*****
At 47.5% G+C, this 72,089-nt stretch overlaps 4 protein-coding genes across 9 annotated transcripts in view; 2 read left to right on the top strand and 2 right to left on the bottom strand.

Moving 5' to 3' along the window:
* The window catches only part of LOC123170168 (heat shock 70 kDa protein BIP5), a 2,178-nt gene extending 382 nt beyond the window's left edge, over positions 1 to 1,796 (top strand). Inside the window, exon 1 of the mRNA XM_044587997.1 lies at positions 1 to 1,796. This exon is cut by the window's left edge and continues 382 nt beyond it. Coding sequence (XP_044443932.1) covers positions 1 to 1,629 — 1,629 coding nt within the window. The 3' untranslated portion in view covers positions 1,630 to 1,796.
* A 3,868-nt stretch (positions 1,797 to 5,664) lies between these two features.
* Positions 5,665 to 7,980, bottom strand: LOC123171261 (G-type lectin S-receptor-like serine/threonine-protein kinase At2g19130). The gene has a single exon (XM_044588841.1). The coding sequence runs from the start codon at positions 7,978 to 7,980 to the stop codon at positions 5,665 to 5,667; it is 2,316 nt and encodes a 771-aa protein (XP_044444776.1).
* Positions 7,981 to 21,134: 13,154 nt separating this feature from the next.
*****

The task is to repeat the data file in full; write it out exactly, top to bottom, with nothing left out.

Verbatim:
At 47.5% G+C, this 72,089-nt stretch overlaps 4 protein-coding genes across 9 annotated transcripts in view; 2 read left to right on the top strand and 2 right to left on the bottom strand.

Moving 5' to 3' along the window:
* The window catches only part of LOC123170168 (heat shock 70 kDa protein BIP5), a 2,178-nt gene extending 382 nt beyond the window's left edge, over positions 1 to 1,796 (top strand). Inside the window, exon 1 of the mRNA XM_044587997.1 lies at positions 1 to 1,796. This exon is cut by the window's left edge and continues 382 nt beyond it. Coding sequence (XP_044443932.1) covers positions 1 to 1,629 — 1,629 coding nt within the window. The 3' untranslated portion in view covers positions 1,630 to 1,796.
* A 3,868-nt stretch (positions 1,797 to 5,664) lies between these two features.
* Positions 5,665 to 7,980, bottom strand: LOC123171261 (G-type lectin S-receptor-like serine/threonine-protein kinase At2g19130). The gene has a single exon (XM_044588841.1). The coding sequence runs from the start codon at positions 7,978 to 7,980 to the stop codon at positions 5,665 to 5,667; it is 2,316 nt and encodes a 771-aa protein (XP_044444776.1).
* Positions 7,981 to 21,134: 13,154 nt separating this feature from the next.